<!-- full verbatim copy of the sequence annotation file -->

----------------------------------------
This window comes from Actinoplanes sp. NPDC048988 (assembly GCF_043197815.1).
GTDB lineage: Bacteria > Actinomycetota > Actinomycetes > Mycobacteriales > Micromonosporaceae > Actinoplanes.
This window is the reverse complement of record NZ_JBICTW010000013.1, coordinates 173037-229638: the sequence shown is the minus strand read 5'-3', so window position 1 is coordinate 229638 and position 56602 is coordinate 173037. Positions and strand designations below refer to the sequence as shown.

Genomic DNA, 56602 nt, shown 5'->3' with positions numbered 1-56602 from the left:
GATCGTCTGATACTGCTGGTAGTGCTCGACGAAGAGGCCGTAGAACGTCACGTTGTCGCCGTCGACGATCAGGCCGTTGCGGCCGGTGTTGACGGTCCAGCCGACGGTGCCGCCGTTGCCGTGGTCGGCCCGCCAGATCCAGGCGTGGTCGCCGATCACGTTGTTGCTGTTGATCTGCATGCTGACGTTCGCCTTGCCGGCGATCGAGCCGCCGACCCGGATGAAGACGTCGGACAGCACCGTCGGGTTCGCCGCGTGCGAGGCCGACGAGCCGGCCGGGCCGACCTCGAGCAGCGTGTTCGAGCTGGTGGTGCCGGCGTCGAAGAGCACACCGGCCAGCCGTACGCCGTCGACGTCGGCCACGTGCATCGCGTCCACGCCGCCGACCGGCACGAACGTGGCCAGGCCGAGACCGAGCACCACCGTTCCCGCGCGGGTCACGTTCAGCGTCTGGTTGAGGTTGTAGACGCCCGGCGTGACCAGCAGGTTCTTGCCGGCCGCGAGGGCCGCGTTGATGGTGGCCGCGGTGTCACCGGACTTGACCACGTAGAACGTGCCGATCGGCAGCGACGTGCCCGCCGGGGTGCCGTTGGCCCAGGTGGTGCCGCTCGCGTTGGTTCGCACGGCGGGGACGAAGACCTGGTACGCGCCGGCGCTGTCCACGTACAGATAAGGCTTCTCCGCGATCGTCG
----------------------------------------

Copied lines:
This window comes from Actinoplanes sp. NPDC048988 (assembly GCF_043197815.1).
GTDB lineage: Bacteria > Actinomycetota > Actinomycetes > Mycobacteriales > Micromonosporaceae > Actinoplanes.
This window is the reverse complement of record NZ_JBICTW010000013.1, coordinates 173037-229638: the sequence shown is the minus strand read 5'-3', so window position 1 is coordinate 229638 and position 56602 is coordinate 173037. Positions and strand designations below refer to the sequence as shown.

Genomic DNA, 56602 nt, shown 5'->3' with positions numbered 1-56602 from the left:
GATCGTCTGATACTGCTGGTAGTGCTCGACGAAGAGGCCGTAGAACGTCACGTTGTCGCCGTCGACGATCAGGCCGTTGCGGCCGGTGTTGACGGTCCAGCCGACGGTGCCGCCGTTGCCGTGGTCGGCCCGCCAGATCCAGGCGTGGTCGCCGATCACGTTGTTGCTGTTGATCTGCATGCTGACGTTCGCCTTGCCGGCGATCGAGCCGCCGACCCGGATGAAGACGTCGGACAGCACCGTCGGGTTCGCCGCGTGCGAGGCCGACGAGCCGGCCGGGCCGACCTCGAGCAGCGTGTTCGAGCTGGTGGTGCCGGCGTCGAAGAGCACACCGGCCAGCCGTACGCCGTCGACGTCGGCCACGTGCATCGCGTCCACGCCGCCGACCGGCACGAACGTGGCCAGGCCGAGACCGAGCACCACCGTTCCCGCGCGGGTCACGTTCAGCGTCTGGTTGAGGTTGTAGACGCCCGGCGTGACCAGCAGGTTCTTGCCGGCCGCGAGGGCCGCGTTGATGGTGGCCGCGGTGTCACCGGACTTGACCACGTAGAACGTGCCGATCGGCAGCGACGTGCCCGCCGGGGTGCCGTTGGCCCAGGTGGTGCCGCTCGCGTTGGTTCGCACGGCGGGGACGAAGACCTGGTACGCGCCGGCGCTGTCCACGTACAGATAAGGCTTCTCCGCGATCGTCG